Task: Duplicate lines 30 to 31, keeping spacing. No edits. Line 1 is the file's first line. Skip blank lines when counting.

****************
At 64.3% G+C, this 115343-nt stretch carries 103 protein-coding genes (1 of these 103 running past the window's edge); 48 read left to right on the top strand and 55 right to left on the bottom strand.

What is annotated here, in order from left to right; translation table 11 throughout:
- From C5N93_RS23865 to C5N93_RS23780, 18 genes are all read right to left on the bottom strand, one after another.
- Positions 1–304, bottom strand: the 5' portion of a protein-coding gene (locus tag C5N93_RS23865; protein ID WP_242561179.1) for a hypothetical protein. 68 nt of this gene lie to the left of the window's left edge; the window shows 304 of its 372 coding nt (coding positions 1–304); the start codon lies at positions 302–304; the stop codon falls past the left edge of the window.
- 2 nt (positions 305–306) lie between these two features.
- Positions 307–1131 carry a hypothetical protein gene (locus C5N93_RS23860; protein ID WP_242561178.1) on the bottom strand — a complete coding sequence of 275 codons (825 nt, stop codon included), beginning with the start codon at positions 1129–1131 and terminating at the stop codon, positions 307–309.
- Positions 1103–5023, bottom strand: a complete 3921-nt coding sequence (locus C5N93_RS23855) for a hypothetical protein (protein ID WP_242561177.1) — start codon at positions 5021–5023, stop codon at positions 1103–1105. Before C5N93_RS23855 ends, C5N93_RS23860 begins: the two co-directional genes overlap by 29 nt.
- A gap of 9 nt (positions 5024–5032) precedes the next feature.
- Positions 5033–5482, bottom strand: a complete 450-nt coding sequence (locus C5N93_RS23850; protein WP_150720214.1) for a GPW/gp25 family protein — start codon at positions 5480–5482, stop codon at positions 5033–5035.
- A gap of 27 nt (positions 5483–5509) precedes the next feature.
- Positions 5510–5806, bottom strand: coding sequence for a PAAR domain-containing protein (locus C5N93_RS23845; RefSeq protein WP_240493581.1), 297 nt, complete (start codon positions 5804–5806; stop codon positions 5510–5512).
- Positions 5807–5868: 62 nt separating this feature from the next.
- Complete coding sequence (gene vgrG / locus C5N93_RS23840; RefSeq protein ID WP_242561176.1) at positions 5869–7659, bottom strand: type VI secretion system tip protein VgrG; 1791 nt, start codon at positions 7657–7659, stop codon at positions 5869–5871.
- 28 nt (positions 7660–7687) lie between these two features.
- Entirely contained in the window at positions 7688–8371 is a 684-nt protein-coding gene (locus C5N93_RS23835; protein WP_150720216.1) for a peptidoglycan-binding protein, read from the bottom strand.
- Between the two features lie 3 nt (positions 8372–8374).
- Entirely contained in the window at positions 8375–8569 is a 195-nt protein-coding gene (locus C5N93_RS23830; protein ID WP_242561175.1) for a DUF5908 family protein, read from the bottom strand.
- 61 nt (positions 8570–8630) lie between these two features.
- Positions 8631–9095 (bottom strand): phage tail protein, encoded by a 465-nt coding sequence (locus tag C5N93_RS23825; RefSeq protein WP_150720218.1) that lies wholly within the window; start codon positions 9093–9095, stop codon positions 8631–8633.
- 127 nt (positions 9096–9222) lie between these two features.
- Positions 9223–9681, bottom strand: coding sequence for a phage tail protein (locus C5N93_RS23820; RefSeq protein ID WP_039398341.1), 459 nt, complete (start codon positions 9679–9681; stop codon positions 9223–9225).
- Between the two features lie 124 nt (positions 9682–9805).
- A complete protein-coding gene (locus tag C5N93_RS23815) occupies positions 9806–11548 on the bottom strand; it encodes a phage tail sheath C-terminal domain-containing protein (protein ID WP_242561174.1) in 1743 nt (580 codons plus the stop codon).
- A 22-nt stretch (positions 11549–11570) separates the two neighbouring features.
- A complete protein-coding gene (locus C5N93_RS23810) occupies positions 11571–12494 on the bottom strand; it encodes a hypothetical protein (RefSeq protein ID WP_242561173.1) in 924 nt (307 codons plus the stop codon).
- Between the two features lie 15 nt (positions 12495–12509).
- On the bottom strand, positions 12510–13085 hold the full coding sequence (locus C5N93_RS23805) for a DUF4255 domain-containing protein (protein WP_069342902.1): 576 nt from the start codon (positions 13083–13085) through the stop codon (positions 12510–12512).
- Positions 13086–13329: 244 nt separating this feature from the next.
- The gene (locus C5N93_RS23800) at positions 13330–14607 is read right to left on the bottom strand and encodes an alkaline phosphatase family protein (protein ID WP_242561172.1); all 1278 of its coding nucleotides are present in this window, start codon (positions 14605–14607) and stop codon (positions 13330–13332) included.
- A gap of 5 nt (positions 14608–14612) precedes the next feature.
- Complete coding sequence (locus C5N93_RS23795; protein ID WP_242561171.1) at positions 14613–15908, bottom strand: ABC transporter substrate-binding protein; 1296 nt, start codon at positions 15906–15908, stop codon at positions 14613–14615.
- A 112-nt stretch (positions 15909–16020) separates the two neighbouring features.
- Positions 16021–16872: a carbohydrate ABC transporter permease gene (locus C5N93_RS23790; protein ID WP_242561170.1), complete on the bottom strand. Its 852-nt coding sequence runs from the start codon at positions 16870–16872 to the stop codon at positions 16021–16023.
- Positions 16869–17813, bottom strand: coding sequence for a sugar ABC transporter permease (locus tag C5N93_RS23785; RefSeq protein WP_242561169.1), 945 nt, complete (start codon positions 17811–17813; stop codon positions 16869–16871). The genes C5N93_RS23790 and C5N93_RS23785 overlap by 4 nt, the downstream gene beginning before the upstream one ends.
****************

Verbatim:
- A gap of 5 nt (positions 14608–14612) precedes the next feature.
- Complete coding sequence (locus C5N93_RS23795; protein ID WP_242561171.1) at positions 14613–15908, bottom strand: ABC transporter substrate-binding protein; 1296 nt, start codon at positions 15906–15908, stop codon at positions 14613–14615.